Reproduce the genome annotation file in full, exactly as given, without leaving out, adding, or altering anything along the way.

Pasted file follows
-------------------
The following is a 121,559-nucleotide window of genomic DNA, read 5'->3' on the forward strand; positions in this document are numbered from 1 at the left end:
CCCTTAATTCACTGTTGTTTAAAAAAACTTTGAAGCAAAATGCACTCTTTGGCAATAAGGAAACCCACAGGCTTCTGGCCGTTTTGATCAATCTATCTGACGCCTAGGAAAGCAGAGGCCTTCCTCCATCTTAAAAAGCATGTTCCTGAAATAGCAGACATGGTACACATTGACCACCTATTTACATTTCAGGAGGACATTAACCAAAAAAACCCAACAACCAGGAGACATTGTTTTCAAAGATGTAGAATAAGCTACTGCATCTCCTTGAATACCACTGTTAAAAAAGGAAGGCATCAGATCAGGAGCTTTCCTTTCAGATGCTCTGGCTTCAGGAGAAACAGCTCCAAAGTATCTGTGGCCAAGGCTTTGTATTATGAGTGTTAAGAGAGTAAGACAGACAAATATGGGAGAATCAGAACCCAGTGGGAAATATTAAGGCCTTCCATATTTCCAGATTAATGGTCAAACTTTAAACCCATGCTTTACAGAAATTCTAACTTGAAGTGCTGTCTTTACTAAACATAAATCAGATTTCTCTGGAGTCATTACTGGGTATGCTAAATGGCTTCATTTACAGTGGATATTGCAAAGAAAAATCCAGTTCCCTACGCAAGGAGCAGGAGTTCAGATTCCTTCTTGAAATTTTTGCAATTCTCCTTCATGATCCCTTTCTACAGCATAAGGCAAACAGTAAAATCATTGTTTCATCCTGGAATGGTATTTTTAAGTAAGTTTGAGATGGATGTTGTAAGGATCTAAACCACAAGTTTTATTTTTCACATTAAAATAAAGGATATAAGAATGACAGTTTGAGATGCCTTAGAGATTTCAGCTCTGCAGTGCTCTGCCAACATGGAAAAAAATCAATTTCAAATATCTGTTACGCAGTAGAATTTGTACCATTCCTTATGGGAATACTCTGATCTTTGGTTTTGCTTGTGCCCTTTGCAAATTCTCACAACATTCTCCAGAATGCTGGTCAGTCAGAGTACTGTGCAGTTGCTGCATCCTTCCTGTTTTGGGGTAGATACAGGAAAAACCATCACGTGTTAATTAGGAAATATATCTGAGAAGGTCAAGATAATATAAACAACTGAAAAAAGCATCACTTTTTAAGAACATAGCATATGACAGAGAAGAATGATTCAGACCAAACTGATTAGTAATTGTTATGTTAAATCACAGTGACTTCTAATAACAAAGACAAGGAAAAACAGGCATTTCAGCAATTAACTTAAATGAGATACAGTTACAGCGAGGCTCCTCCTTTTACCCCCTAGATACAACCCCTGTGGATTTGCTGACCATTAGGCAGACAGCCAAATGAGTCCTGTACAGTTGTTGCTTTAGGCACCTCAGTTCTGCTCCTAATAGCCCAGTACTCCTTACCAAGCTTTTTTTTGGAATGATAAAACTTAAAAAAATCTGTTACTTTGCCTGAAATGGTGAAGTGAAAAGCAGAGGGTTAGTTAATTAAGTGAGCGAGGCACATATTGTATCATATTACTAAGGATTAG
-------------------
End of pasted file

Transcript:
The following is a 121,559-nucleotide window of genomic DNA, read 5'->3' on the forward strand; positions in this document are numbered from 1 at the left end:
CCCTTAATTCACTGTTGTTTAAAAAAACTTTGAAGCAAAATGCACTCTTTGGCAATAAGGAAACCCACAGGCTTCTGGCCGTTTTGATCAATCTATCTGACGCCTAGGAAAGCAGAGGCCTTCCTCCATCTTAAAAAGCATGTTCCTGAAATAGCAGACATGGTACACATTGACCACCTATTTACATTTCAGGAGGACATTAACCAAAAAAACCCAACAACCAGGAGACATTGTTTTCAAAGATGTAGAATAAGCTACTGCATCTCCTTGAATACCACTGTTAAAAAAGGAAGGCATCAGATCAGGAGCTTTCCTTTCAGATGCTCTGGCTTCAGGAGAAACAGCTCCAAAGTATCTGTGGCCAAGGCTTTGTATTATGAGTGTTAAGAGAGTAAGACAGACAAATATGGGAGAATCAGAACCCAGTGGGAAATATTAAGGCCTTCCATATTTCCAGATTAATGGTCAAACTTTAAACCCATGCTTTACAGAAATTCTAACTTGAAGTGCTGTCTTTACTAAACATAAATCAGATTTCTCTGGAGTCATTACTGGGTATGCTAAATGGCTTCATTTACAGTGGATATTGCAAAGAAAAATCCAGTTCCCTACGCAAGGAGCAGGAGTTCAGATTCCTTCTTGAAATTTTTGCAATTCTCCTTCATGATCCCTTTCTACAGCATAAGGCAAACAGTAAAATCATTGTTTCATCCTGGAATGGTATTTTTAAGTAAGTTTGAGATGGATGTTGTAAGGATCTAAACCACAAGTTTTATTTTTCACATTAAAATAAAGGATATAAGAATGACAGTTTGAGATGCCTTAGAGATTTCAGCTCTGCAGTGCTCTGCCAACATGGAAAAAAATCAATTTCAAATATCTGTTACGCAGTAGAATTTGTACCATTCCTTATGGGAATACTCTGATCTTTGGTTTTGCTTGTGCCCTTTGCAAATTCTCACAACATTCTCCAGAATGCTGGTCAGTCAGAGTACTGTGCAGTTGCTGCATCCTTCCTGTTTTGGGGTAGATACAGGAAAAACCATCACGTGTTAATTAGGAAATATATCTGAGAAGGTCAAGATAATATAAACAACTGAAAAAAGCATCACTTTTTAAGAACATAGCATATGACAGAGAAGAATGATTCAGACCAAACTGATTAGTAATTGTTATGTTAAATCACAGTGACTTCTAATAACAAAGACAAGGAAAAACAGGCATTTCAGCAATTAACTTAAATGAGATACAGTTACAGCGAGGCTCCTCCTTTTACCCCCTAGATACAACCCCTGTGGATTTGCTGACCATTAGGCAGACAGCCAAATGAGTCCTGTACAGTTGTTGCTTTAGGCACCTCAGTTCTGCTCCTAATAGCCCAGTACTCCTTACCAAGCTTTTTTTTGGAATGATAAAACTTAAAAAAATCTGTTACTTTGCCTGAAATGGTGAAGTGAAAAGCAGAGGGTTAGTTAATTAAGTGAGCGAGGCACATATTGTATCATATTACTAAGGATTAG